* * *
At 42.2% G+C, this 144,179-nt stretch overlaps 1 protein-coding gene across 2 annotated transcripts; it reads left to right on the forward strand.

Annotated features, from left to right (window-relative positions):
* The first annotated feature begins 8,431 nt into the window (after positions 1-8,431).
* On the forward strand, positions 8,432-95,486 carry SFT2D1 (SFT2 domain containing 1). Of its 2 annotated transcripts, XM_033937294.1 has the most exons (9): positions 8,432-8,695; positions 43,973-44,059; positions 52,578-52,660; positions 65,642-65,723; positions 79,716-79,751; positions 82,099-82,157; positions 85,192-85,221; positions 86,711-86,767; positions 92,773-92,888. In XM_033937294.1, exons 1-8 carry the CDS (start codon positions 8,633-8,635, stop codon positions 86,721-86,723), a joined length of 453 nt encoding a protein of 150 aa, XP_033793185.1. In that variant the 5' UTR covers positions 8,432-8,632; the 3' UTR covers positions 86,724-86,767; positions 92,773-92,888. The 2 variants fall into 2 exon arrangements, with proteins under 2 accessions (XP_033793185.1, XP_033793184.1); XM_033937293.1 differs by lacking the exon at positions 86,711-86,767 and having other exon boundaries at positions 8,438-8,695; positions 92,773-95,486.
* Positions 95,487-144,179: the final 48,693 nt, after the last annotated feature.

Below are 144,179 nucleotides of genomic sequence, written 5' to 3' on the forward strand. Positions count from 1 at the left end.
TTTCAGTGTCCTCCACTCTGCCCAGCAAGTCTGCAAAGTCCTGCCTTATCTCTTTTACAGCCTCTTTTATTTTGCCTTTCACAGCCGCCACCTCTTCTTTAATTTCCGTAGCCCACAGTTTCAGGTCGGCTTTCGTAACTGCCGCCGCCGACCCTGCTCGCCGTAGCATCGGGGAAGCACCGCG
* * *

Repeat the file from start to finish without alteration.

At 42.2% G+C, this 144,179-nt stretch overlaps 1 protein-coding gene across 2 annotated transcripts; it reads left to right on the forward strand.

Annotated features, from left to right (window-relative positions):
* The first annotated feature begins 8,431 nt into the window (after positions 1-8,431).
* On the forward strand, positions 8,432-95,486 carry SFT2D1 (SFT2 domain containing 1). Of its 2 annotated transcripts, XM_033937294.1 has the most exons (9): positions 8,432-8,695; positions 43,973-44,059; positions 52,578-52,660; positions 65,642-65,723; positions 79,716-79,751; positions 82,099-82,157; positions 85,192-85,221; positions 86,711-86,767; positions 92,773-92,888. In XM_033937294.1, exons 1-8 carry the CDS (start codon positions 8,633-8,635, stop codon positions 86,721-86,723), a joined length of 453 nt encoding a protein of 150 aa, XP_033793185.1. In that variant the 5' UTR covers positions 8,432-8,632; the 3' UTR covers positions 86,724-86,767; positions 92,773-92,888. The 2 variants fall into 2 exon arrangements, with proteins under 2 accessions (XP_033793185.1, XP_033793184.1); XM_033937293.1 differs by lacking the exon at positions 86,711-86,767 and having other exon boundaries at positions 8,438-8,695; positions 92,773-95,486.
* Positions 95,487-144,179: the final 48,693 nt, after the last annotated feature.

Below are 144,179 nucleotides of genomic sequence, written 5' to 3' on the forward strand. Positions count from 1 at the left end.
TTTCAGTGTCCTCCACTCTGCCCAGCAAGTCTGCAAAGTCCTGCCTTATCTCTTTTACAGCCTCTTTTATTTTGCCTTTCACAGCCGCCACCTCTTCTTTAATTTCCGTAGCCCACAGTTTCAGGTCGGCTTTCGTAACTGCCGCCGCCGACCCTGCTCGCCGTAGCATCGGGGAAGCACCGCG